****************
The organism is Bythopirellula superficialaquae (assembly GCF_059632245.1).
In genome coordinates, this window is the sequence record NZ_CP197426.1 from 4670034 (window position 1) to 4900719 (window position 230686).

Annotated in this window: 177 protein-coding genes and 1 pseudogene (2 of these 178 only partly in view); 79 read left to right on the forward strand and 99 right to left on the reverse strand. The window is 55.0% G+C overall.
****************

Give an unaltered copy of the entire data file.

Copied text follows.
The organism is Bythopirellula superficialaquae (assembly GCF_059632245.1).
In genome coordinates, this window is the sequence record NZ_CP197426.1 from 4670034 (window position 1) to 4900719 (window position 230686).

Annotated in this window: 177 protein-coding genes and 1 pseudogene (2 of these 178 only partly in view); 79 read left to right on the forward strand and 99 right to left on the reverse strand. The window is 55.0% G+C overall.